Byline: Joanna Ramey

WASHINGTON — Retail prices for women’s apparel in September increased a seasonally adjusted 0.7 percent against August, the first uptick after three consecutive monthly declines, the Labor Department reported Thursday.
On a year-to-year basis, women’s apparel prices increased 1.8 percent for the eighth consecutive monthly upturn, demonstrating retailers’ sustained ability to reverse a deflationary cycle that dragged on for more than two years.
Still, with a general slump in apparel sales, stores won’t likely be able to push through prices that are much higher, said Maureen Allyn, chief economist, Scudder, Stevens and Clark. She described the balance between apparel demand and supply as rather fragile and said that should consumer confidence be shaken because of higher unemployment or other events, apparel prices could easily take a tumble.
“Should anything go wrong, we’ll be quickly in the negative column, but I’m not predicting that for the short term,” she said. “I also have concerns about overcapacity in the U.S. of retail floor space, which won’t surface in the form of falling prices as long as the stock market keeps up and there’s economic growth.”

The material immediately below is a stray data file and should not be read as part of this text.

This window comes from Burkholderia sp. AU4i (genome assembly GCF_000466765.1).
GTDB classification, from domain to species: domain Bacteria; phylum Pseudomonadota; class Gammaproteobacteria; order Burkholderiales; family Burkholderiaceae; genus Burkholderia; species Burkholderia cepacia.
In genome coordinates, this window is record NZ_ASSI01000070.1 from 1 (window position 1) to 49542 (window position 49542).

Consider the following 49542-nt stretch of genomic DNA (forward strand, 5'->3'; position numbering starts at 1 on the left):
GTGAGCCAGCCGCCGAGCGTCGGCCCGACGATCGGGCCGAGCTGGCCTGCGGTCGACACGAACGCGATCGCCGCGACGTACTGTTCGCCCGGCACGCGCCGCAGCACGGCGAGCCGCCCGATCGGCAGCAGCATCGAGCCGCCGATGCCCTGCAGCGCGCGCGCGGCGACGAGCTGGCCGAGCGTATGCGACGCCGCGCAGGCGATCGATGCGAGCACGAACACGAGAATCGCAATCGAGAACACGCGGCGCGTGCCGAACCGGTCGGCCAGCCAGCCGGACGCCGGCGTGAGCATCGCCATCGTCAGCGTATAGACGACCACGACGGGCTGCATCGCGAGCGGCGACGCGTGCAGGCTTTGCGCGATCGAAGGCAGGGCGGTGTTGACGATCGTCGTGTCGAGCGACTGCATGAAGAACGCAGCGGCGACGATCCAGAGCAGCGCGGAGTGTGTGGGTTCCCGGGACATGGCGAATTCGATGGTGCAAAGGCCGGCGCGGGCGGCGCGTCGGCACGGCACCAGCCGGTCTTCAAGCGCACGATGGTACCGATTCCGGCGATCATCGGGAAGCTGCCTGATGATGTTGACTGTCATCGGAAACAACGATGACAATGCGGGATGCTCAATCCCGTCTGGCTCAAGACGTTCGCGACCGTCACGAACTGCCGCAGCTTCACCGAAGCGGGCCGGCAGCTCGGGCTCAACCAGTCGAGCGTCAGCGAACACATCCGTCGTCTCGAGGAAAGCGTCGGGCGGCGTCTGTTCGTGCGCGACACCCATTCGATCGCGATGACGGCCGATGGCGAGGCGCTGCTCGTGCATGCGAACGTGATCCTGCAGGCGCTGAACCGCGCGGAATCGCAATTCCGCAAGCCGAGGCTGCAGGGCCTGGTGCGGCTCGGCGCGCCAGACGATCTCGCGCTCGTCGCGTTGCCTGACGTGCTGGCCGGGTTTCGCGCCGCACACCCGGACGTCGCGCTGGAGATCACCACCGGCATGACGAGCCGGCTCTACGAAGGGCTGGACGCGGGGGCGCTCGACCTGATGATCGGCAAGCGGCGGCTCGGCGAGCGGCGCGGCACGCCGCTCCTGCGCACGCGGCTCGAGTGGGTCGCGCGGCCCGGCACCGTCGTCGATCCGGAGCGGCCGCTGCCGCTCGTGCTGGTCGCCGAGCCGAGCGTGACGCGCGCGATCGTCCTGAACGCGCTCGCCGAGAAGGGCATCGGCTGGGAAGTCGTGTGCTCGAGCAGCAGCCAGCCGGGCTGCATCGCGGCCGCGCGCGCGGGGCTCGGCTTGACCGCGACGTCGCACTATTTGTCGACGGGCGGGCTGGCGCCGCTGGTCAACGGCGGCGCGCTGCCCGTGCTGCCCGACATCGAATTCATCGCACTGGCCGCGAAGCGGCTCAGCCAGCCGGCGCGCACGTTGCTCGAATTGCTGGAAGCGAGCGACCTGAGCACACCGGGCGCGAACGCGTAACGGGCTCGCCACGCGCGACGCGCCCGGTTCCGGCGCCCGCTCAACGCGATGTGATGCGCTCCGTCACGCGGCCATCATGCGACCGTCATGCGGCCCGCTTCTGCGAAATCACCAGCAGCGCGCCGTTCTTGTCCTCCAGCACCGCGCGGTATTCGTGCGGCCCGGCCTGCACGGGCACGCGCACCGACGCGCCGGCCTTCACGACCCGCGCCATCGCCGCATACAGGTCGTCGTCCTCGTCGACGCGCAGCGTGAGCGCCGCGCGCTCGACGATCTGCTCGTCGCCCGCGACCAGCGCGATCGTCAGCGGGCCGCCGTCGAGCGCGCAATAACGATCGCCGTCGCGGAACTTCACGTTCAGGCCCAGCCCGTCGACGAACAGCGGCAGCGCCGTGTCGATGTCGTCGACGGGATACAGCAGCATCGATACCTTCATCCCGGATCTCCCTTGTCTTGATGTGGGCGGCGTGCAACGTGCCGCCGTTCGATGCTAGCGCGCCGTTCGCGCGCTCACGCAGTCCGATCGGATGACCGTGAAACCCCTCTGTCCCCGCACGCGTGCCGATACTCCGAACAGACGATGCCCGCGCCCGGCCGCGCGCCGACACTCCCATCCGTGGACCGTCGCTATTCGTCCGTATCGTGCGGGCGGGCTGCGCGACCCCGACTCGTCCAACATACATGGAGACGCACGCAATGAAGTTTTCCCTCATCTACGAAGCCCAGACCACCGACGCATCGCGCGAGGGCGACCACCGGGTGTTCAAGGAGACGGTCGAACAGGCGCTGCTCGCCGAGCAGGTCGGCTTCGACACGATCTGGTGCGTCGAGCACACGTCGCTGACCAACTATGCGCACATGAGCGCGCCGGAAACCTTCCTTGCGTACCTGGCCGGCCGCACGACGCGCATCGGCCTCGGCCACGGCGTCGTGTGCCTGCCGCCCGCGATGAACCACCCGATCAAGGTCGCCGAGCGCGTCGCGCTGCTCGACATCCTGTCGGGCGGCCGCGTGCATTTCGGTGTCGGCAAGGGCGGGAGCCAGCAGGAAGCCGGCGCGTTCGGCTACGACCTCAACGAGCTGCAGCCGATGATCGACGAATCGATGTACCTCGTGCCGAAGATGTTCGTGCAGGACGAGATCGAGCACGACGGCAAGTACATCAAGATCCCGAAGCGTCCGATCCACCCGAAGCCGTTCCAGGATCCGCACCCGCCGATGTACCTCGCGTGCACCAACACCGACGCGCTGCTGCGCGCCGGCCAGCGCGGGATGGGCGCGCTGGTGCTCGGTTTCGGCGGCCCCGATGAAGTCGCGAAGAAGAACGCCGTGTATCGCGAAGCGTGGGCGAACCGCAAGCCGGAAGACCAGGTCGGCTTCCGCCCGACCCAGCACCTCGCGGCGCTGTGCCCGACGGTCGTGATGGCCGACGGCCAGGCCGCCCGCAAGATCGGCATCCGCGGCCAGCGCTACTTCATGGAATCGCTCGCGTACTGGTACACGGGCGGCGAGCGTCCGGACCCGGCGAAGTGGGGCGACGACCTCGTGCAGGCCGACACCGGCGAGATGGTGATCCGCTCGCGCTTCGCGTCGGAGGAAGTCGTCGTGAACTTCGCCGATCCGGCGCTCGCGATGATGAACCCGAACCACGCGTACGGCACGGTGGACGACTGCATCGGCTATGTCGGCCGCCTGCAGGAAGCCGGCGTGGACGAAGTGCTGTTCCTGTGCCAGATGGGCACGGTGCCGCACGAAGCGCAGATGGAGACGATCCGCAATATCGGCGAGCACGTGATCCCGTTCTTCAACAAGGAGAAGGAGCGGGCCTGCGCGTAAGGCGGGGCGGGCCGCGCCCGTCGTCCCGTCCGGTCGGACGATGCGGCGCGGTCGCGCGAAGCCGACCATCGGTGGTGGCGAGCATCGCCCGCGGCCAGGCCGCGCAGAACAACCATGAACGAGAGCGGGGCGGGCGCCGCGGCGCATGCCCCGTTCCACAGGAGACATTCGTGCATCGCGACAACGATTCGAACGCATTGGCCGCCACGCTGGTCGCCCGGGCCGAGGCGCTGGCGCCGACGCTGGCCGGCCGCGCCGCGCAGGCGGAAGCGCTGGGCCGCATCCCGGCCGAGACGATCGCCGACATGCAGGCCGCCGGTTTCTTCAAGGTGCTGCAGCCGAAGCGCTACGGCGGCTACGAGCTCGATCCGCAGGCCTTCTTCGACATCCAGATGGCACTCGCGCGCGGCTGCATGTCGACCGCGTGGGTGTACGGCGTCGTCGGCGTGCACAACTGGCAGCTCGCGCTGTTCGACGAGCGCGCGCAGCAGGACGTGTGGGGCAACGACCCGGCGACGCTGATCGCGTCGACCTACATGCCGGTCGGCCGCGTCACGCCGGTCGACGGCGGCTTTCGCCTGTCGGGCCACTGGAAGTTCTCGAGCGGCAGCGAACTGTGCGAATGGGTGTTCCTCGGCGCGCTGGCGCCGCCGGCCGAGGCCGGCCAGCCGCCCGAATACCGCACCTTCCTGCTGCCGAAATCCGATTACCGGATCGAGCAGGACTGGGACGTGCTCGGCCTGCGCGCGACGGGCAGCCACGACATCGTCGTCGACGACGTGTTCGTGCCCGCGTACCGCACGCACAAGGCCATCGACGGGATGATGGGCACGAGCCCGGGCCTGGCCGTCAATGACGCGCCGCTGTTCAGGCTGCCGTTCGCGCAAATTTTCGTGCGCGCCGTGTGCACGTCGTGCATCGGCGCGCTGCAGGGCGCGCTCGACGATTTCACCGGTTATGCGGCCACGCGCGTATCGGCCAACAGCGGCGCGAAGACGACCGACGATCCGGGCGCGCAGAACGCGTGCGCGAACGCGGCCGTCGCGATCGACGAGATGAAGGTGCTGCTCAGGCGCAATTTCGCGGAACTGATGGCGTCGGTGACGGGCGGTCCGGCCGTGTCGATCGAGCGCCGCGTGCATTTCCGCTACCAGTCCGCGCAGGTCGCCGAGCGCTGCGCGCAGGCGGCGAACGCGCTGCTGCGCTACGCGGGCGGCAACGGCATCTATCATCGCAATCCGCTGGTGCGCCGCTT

Irwin Cohen, chairman, Deloitte & Touche’s trade, retail and distribution group, said he doesn’t expect to see prices fall back, but given competition in the industry, there won’t be any large markups, he said.
“I think you’ve got some moderate increases in apparel prices, but it’s just moderate. You still have the global market forces tending to keep prices in check,” he said.
In the overall economy, mild inflation continues to prevail with prices for all retail goods edging up 0.2 percent for the third consecutive month. Compared to September 1996, retail prices last month, as measured by the Consumer Price Index, were up 2.2 percent.
All apparel prices increased 0.1 percent for the month and were up 1.1 percent from year-ago levels. Retail prices for men’s wear were increased 0.6 percent for the month and were up 3.1 percent from September 1996. Girls’ apparel prices increased 2.4 percent last month and were up 2.5 percent over the 12 months.
A Labor analyst said the pickup in women’s apparel prices for the month can be largely pinned to the continued introduction of higher-priced fall apparel.
Among the women’s apparel prices tracked by Labor analysts were coats and jackets, which declined 0.5 percent for the month and were up 7.6 percent over the year. Dress prices increased 2.3 percent in September and were down 3.1 percent over the year, as prices for separates and sportswear increased 1.2 percent for the month and were up 1.8 percent over the 12 months. Prices for underwear, nightwear, hosiery and accessories increased 0.4 percent for the month and were up 1.3 percent over the year, and prices for suits declined 2.4 percent for the month and were up 4.8 percent against year-ago levels.

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